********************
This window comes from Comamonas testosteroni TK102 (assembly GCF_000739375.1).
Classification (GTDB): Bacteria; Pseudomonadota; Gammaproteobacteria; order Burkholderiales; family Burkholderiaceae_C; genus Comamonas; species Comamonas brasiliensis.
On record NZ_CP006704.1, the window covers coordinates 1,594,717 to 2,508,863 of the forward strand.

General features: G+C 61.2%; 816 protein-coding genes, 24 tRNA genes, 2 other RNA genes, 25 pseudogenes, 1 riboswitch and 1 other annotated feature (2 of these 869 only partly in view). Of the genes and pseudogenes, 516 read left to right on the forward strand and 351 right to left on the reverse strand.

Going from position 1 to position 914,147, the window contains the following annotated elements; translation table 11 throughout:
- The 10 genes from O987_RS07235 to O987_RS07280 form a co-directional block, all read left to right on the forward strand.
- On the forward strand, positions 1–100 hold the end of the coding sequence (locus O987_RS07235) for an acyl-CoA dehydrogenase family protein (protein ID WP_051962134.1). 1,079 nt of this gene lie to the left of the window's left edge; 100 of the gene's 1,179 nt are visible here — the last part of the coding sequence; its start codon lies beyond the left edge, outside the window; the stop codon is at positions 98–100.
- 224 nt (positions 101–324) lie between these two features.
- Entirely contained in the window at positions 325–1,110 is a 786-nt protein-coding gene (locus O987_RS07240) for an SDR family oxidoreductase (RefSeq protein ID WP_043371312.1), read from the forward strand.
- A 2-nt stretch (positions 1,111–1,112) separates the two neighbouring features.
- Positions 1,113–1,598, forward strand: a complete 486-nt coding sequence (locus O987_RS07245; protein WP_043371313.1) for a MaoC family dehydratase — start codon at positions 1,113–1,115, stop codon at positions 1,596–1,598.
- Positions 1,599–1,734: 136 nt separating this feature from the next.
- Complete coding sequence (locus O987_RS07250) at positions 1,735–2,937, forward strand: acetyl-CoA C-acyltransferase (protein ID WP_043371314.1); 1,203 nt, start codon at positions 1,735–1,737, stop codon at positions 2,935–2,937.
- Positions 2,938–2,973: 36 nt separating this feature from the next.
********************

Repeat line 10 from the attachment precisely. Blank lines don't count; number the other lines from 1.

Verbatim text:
- A 2-nt stretch (positions 1,111–1,112) separates the two neighbouring features.